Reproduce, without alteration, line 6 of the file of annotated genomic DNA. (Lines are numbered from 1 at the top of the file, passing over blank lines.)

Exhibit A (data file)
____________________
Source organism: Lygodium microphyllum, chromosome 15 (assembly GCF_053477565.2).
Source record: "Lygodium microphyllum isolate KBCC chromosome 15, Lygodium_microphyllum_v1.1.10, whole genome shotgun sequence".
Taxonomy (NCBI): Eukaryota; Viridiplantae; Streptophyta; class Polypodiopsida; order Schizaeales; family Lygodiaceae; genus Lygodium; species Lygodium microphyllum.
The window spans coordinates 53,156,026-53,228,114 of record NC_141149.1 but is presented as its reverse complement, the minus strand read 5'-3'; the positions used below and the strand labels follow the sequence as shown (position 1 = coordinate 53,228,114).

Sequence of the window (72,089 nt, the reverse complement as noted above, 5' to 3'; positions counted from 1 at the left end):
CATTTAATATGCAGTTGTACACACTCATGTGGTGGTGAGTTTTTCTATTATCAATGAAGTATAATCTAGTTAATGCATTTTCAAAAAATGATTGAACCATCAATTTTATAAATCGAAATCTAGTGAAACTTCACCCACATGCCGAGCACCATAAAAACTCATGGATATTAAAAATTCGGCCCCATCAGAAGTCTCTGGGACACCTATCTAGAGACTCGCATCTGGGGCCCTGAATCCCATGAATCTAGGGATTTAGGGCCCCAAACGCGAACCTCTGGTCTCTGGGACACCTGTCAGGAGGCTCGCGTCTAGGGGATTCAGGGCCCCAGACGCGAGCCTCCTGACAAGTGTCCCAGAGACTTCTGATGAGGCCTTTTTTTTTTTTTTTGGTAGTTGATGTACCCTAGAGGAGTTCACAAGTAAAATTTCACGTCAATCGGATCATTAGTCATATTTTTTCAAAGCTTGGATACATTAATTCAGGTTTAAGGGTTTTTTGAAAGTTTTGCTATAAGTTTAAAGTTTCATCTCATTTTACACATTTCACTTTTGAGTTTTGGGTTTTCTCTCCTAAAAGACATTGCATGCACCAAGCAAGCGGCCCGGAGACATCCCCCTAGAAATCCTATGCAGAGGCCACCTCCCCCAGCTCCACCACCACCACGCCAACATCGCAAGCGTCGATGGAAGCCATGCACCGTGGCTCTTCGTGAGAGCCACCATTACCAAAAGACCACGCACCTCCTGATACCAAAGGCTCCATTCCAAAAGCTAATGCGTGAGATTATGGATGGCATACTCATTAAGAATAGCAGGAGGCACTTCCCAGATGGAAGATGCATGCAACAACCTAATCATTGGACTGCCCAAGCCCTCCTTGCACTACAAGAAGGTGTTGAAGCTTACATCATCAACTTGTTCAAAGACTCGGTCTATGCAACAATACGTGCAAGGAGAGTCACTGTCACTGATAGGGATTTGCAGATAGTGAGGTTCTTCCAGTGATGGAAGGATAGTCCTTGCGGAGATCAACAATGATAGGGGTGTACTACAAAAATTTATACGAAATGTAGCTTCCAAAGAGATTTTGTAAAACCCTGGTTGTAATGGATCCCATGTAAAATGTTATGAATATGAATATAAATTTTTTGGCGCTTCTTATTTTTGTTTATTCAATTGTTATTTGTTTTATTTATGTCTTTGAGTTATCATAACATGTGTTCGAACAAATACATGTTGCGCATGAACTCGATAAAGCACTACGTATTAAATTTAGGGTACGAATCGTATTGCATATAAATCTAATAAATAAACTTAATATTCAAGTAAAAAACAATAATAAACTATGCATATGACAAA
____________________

CATTTAATATGCAGTTGTACACACTCATGTGGTGGTGAGTTTTTCTATTATCAATGAAGTATAATCTAGTTAATGCATTTTCAAAAAATGATTGAACCATCAATTTTATAAATCGAAATCTAGTGAAACTTCACCCACATGCCGAGCACCATAAAAACTCATGGATATTAAAAATTCGGCCCCATCAGAAGTCTCTGGGACACCTATCTAGAGACTCGCATCTGGGGCCCTGAATCCCATGAATCTAGGGATTTAGGGCCCCAAACGCGAACCTCTGGTCTCTGGGACACCTGTCAGGAGGCTCGCGTCTAGGGGATTCAGGGCCCCAGACGCGAGCCTCCTGACAAGTGTCCCAGAGACTTCTGATGAGGCCTTTTTTTTTTTTTTTGGTAGTTGATGTACCCTAGAGGAGTTCACAAGTAAAATTTCACGTCAATCGGATCATTAGTCATATTTTTTCAAAGCTTGGATACATTAATTCAGGTTTAAGGGTTTTTTGAAAGTTTTGCTATAAGTTTAAAGTTTCATCTCATTTTACACATTTCACTTTTGAGTTTTGGGTTTTCTCTCCTAAAAGACATTGCATGCACCAAGCAAGCGGCCCGGAGACATCCCCCTAGAAATCCTATGCAGAGGCCACCTCCCCCAGCTCCACCACCACCACGCCAACATCGCAAGCGTCGATGGAAGCCATGCACCGTGGCTCTTCGTGAGAGCCACCATTACCAAAAGACCACGCACCTCCTGATACCAAAGGCTCCATTCCAAAAGCTAATGCGTGAGATTATGGATGGCATACTCATTAAGAATAGCAGGAGGCACTTCCCAGATGGAAGATGCATGCAACAACCTAATCATTGGACTGCCCAAGCCCTCCTTGCACTACAAGAAGGTGTTGAAGCTTACATCATCAACTTGTTCAAAGACTCGGTCTATGCAACAATACGTGCAAGGAGAGTCACTGTCACTGATAGGGATTTGCAGATAGTGAGGTTCTTCCAGTGATGGAAGGATAGTCCTTGCGGAGATCAACAATGATAGGGGTGTACTACAAAAATTTATACGAAATGTAGCTTCCAAAGAGATTTTGTAAAACCCTGGTTGTAATGGATCCCATGTAAAATGTTATGAATATGAATATAAATTTTTTGGCGCTTCTTATTTTTGTTTATTCAATTGTTATTTGTTTTATTTATGTCTTTGAGTTATCATAACATGTGTTCGAACAAATACATGTTGCGCATGAACTCGATAAAGCACTACGTATTAAATTTAGGGTACGAATCGTATTGCATATAAATCTAATAAATAAACTTAATATTCAAGTAAAAAACAATAATAAACTATGCATATGACAAA